George Bernard Shaw (1856-1950) had Shakespeare on the brain. He returned to his literary predecessor again and again throughout his lifetime, whether in theatre reviews, his own plays or in Shakespearian-themed works which will be the focus here. Shaw coined, of course, the term ‘Bardolatry’ in order to ridicule the blind worship of everything Shakespearian, feeling it impeded the evolution of a new kind of theatre of ideas embodied by the works of Henrik Ibsen and first and foremost, Shaw himself.
Shaw had a kind of love-hate relationship with his predecessor, but also an obvious chip-on-his-shoulder, which he kept returning to repeatedly. Arthur Ganz (1983, 58) in his work George Bernard Shaw hits the nail on the head: “Lacking a kind of ‘negative capability’, Shaw could not forgive Shakespeare for failing to offer a systematic, optimistic vision of human life and history, what Shaw called a religion.” Shakespeare, in other words, lacked a moral purpose and message. Having said that, Shaw was instrumental in reversing the established trend of cutting Shakespeare’s plays in performance, something which we should all be most grateful for.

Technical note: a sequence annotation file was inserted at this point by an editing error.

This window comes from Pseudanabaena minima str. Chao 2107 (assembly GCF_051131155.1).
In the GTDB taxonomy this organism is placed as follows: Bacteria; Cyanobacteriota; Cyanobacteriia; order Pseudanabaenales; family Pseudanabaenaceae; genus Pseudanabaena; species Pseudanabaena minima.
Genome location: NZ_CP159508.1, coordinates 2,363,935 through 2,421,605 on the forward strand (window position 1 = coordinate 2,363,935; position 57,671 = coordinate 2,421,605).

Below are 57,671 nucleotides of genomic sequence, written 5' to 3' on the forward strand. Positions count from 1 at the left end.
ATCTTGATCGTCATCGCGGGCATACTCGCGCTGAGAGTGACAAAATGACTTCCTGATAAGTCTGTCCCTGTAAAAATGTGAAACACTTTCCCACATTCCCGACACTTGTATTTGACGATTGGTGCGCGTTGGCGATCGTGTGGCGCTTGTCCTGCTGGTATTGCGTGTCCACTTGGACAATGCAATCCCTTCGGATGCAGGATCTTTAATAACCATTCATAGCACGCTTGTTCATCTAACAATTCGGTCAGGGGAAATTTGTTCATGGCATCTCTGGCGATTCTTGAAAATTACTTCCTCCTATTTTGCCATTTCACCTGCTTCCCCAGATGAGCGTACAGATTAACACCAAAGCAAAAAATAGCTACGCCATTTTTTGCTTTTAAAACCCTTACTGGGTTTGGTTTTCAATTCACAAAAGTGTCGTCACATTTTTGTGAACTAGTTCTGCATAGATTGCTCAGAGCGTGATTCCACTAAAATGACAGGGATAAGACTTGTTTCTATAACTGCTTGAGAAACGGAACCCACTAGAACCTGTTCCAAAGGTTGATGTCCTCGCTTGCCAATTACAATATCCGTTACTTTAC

At times, his dismissal of Shakespeare comes across as willful if not absurd, like a boxing challenger calling out the champion in order to increase the hype; this being incidentally precisely the theme of Shaw’s final work Shakes vs. Shav. Michael Holroyd (1988, 360) quotes the subject of his three volume biography on the issue as follows: “With the single exception of Homer, there is no eminent writer, not even Sir Walter Scott, whom I can despise so entirely as I despise Shakespeare when I measure my mind against his.” His bark is worse than his bite, thankfully, and the works examined herein all display an obvious pleasure in both the topic, the language and the imagined man. Charles A. Berst (1998, 64) sums up Shaw’s mixed feelings about his illustrious predecessor:
Thus Shaw’s ambivalence about Shakespeare: on the one hand, keen disappointment and frustration with his mediocrity as an original or deep thinker; on the other hand, enticement by the vividness of his characters and scenes, admiration for his immense power over language, and enchantment with his musical expression.
Shaw’s obvious enthusiasm about Shakespeare’s language, and the process in which he came up with his verse, is the primary focus of the following three Shakespearian themed works: The Dark Lady of the Sonnets, “A Dressing Room Secret” and Shakes vs. Shav.